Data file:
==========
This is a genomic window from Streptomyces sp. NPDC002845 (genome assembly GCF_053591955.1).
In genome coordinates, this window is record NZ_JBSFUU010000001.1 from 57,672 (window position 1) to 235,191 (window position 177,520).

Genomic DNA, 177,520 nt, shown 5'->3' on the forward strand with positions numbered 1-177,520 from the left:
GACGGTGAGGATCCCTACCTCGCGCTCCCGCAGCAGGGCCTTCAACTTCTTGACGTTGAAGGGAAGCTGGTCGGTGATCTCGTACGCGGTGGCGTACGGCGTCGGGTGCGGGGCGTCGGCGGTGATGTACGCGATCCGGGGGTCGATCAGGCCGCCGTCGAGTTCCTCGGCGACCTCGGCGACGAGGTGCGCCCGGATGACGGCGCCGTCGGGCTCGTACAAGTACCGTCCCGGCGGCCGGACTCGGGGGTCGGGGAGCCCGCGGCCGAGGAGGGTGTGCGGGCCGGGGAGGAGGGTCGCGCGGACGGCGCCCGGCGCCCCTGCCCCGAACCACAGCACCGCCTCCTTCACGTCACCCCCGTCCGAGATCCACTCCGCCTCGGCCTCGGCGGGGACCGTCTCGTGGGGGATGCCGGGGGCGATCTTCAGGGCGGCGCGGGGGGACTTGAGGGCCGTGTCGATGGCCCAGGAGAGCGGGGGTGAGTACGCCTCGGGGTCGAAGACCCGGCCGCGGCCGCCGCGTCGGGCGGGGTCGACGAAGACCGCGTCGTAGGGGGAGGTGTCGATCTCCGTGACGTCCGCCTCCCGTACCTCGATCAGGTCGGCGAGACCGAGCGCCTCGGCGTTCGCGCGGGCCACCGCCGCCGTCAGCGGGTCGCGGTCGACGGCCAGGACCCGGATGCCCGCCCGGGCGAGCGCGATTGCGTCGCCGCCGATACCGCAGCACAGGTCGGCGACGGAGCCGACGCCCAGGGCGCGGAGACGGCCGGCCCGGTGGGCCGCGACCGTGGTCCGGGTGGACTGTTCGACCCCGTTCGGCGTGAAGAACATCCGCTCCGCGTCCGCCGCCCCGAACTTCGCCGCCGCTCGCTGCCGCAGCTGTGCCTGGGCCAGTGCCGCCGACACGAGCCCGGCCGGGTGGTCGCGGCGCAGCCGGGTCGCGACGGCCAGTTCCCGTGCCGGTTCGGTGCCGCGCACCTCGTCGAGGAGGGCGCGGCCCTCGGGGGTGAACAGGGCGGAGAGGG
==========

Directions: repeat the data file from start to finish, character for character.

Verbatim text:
This is a genomic window from Streptomyces sp. NPDC002845 (genome assembly GCF_053591955.1).
In genome coordinates, this window is record NZ_JBSFUU010000001.1 from 57,672 (window position 1) to 235,191 (window position 177,520).

Genomic DNA, 177,520 nt, shown 5'->3' on the forward strand with positions numbered 1-177,520 from the left:
GACGGTGAGGATCCCTACCTCGCGCTCCCGCAGCAGGGCCTTCAACTTCTTGACGTTGAAGGGAAGCTGGTCGGTGATCTCGTACGCGGTGGCGTACGGCGTCGGGTGCGGGGCGTCGGCGGTGATGTACGCGATCCGGGGGTCGATCAGGCCGCCGTCGAGTTCCTCGGCGACCTCGGCGACGAGGTGCGCCCGGATGACGGCGCCGTCGGGCTCGTACAAGTACCGTCCCGGCGGCCGGACTCGGGGGTCGGGGAGCCCGCGGCCGAGGAGGGTGTGCGGGCCGGGGAGGAGGGTCGCGCGGACGGCGCCCGGCGCCCCTGCCCCGAACCACAGCACCGCCTCCTTCACGTCACCCCCGTCCGAGATCCACTCCGCCTCGGCCTCGGCGGGGACCGTCTCGTGGGGGATGCCGGGGGCGATCTTCAGGGCGGCGCGGGGGGACTTGAGGGCCGTGTCGATGGCCCAGGAGAGCGGGGGTGAGTACGCCTCGGGGTCGAAGACCCGGCCGCGGCCGCCGCGTCGGGCGGGGTCGACGAAGACCGCGTCGTAGGGGGAGGTGTCGATCTCCGTGACGTCCGCCTCCCGTACCTCGATCAGGTCGGCGAGACCGAGCGCCTCGGCGTTCGCGCGGGCCACCGCCGCCGTCAGCGGGTCGCGGTCGACGGCCAGGACCCGGATGCCCGCCCGGGCGAGCGCGATTGCGTCGCCGCCGATACCGCAGCACAGGTCGGCGACGGAGCCGACGCCCAGGGCGCGGAGACGGCCGGCCCGGTGGGCCGCGACCGTGGTCCGGGTGGACTGTTCGACCCCGTTCGGCGTGAAGAACATCCGCTCCGCGTCCGCCGCCCCGAACTTCGCCGCCGCTCGCTGCCGCAGCTGTGCCTGGGCCAGTGCCGCCGACACGAGCCCGGCCGGGTGGTCGCGGCGCAGCCGGGTCGCGACGGCCAGTTCCCGTGCCGGTTCGGTGCCGCGCACCTCGTCGAGGAGGGCGCGGCCCTCGGGGGTGAACAGGGCGGAGAGGG